Apartment

The term apartment refers to a self-contained unit of housing that takes up space on only a part of a building, typically on a single level. While it is called apartment in American English, it is called a unit in Australian English, and a flat in British English. The building in which a number of apartments are situated may be called a block of flats, an apartment block, or an apartment house. Other names include apartment complex, high-rise, tower block, apartment building, flat complex, or occasionally in British English, mansion block.

While such buildings typically contain dwelling units which are constructed for domestic use, they may also include non-residential features such as shops. An owner/occupier may own apartments, they may be rented by tenants, or be owned by leasehold tenure.

Etymology

The word apartment comes from the Italian word appartimento and the French word appartement, literally translating to “a separated place.” It was first used in the 1940s to refer to a private room within a house designated to be used by a family or one person. The current use of the word to mean a set of rooms set aside for independent living within a building containing similar units was not until the 1860s.

Where were the first apartments built?

Teotihuacan

Apartment complexes are not a new phenomenon at all, as they have been around for centuries. The general populace occupied apartments in the Mesoamerican city of Teotihuacan during the classical period.

The Roman Empire

A similar scenario to Teotihuacan is the Roman Empire where many cities were dealing with urban congestion. In early imperial times, the domus or individual house had been abandoned for the insula or communal housing The only exceptions were the dwellings of the extremely wealthy. While four levels were the most common, occasionally, buildings of six to eight storeys were constructed.

Europe

In the Middle Ages, Europe had a different type of apartment which was essentially a personal suite within a great house. Parts of mansions were subdivided to create smaller sets of rooms where the retainers of a prominent person, including servants, were housed. The apartment buildings we know today have their origins in Paris and a number of other major cities in Europe where they first appeared. This was in the 18th century and they were constructed to be tall apartment buildings specifically to house middle-class tenants. With each successive storey in a typical block of flats in Paris, the size of the units reduced.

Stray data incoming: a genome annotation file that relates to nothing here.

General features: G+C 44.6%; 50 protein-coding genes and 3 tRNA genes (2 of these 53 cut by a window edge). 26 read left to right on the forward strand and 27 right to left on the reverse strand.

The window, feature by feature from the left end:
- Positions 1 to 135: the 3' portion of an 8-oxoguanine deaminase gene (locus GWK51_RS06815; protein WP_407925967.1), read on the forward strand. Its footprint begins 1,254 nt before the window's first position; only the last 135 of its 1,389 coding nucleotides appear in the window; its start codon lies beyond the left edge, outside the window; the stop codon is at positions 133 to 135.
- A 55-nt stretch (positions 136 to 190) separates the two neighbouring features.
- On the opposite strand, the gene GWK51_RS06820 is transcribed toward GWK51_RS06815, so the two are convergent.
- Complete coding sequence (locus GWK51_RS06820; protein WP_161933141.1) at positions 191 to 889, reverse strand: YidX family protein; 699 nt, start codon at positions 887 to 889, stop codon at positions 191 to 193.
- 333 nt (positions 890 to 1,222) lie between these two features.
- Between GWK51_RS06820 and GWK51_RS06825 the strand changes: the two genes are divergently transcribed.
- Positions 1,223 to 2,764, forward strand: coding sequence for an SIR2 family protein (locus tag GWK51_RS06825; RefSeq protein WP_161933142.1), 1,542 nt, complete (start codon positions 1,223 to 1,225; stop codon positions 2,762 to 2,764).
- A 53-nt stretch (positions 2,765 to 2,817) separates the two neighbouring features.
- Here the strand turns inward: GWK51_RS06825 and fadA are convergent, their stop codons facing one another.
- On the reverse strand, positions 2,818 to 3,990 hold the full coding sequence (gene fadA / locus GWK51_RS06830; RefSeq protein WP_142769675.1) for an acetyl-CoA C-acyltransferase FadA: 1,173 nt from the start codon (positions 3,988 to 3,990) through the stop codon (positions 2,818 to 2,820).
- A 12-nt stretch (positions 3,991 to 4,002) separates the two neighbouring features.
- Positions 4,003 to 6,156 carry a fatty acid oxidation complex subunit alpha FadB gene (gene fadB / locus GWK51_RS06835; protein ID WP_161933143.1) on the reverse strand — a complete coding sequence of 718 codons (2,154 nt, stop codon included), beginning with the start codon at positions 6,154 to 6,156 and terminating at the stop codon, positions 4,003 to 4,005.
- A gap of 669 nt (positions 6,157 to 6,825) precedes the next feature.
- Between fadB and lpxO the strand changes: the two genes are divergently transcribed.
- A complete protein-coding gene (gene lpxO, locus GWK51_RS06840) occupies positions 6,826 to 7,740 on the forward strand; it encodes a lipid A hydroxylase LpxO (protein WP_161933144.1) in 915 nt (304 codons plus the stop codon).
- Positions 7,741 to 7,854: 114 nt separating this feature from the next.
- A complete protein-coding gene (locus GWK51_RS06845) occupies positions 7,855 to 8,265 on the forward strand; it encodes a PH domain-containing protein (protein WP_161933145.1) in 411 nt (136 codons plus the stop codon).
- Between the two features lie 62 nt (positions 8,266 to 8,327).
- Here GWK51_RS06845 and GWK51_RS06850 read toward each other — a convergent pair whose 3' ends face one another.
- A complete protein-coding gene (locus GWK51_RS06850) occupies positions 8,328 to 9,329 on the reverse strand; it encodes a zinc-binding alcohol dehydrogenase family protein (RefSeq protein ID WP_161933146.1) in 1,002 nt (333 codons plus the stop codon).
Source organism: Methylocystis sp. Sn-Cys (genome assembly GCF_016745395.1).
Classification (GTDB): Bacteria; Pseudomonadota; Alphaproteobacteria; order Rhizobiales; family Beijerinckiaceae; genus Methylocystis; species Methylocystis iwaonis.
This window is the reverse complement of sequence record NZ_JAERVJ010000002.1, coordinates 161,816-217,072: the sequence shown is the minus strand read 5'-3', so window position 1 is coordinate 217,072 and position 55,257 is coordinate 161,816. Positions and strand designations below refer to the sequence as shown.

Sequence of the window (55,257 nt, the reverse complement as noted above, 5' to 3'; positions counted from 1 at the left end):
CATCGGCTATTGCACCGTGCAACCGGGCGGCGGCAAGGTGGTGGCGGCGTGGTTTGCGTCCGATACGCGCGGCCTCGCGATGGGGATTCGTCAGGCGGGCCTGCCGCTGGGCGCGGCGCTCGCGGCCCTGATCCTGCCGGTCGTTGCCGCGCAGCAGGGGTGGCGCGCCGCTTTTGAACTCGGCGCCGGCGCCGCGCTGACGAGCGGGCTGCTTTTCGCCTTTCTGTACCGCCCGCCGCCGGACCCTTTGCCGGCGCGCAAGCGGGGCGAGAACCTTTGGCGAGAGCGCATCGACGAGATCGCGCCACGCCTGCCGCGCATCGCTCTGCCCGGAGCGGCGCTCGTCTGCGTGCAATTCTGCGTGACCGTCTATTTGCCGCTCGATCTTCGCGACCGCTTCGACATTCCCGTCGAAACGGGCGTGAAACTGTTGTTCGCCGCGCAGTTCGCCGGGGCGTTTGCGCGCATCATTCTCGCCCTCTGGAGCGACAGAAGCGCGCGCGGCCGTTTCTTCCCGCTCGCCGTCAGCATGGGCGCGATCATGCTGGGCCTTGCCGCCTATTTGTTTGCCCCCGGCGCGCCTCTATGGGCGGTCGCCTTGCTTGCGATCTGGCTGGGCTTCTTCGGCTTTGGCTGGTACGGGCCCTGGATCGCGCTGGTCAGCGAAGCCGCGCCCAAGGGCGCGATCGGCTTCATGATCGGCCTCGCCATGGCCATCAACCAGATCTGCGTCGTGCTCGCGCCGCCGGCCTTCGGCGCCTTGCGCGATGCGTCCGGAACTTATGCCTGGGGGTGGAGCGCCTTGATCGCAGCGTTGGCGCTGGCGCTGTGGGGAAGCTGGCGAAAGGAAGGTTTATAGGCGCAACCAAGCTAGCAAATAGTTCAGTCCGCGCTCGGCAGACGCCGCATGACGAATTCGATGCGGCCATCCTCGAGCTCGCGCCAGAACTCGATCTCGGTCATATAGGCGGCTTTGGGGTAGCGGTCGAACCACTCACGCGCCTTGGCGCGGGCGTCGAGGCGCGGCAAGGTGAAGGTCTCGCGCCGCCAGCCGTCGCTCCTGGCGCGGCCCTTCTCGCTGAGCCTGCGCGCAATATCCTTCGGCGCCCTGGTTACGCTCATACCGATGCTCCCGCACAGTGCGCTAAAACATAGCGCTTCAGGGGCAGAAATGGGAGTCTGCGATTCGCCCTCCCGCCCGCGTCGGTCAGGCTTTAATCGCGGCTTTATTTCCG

Development of the modern concept of apartment buildings

In order to provide housing for the growing numbers of industrial labourers in towns and cities across the United States and Europe, numerous affordable apartment blocks were constructed in the mid-19th century. The buildings were typically cramped, unsanitary, poorly designed, and very shabby.

The typical tenement seen in New York was constructed in the 1839s for the first time and contained apartments commonly called railroad flats due to the end-to-end way in which the narrow rooms were arranged, much like boxcars in a row. It was not until after 1918 that much consideration was given to designing inexpensive apartment buildings for style or comfort in America or Europe. Some cities in Europe, particularly Vienna and Paris began to see significant development of apartments for the rich and upper-middle class in the second half of the 19th century.

The modern apartment buildings seen in many cities round the world today first came on the scene in the first half of the twentieth century where conveniences such as central heating and elevators were incorporated in order to be shared in common by the tenants of a building. Apartments designed for the wealthy started providing special amenities such as communal dining rooms and gardens, laundry services, delivery services, and leisure facilities.

Types of apartments

Convertible

An apartment with a space so large it can be walled off and used to create another room such as a bedroom or dining room.

Studio

A single-room apartment with a kitchen and bathroom, and sometimes an alcove for dining or dressing.

Convertible studio

A studio large enough that it can be walled off to create a sleeping area.

Alcove studio

A studio with an alcove or half room, typically walled off and may be used for sleeping.

Loft

A large room with high windows and ceilings typically in a building that used to be commercial before it became residential.

Garden apartment

An apartment that connects to a garden; might also describe an apartment at basement level.

Related Questions

Published on 16th June 2017

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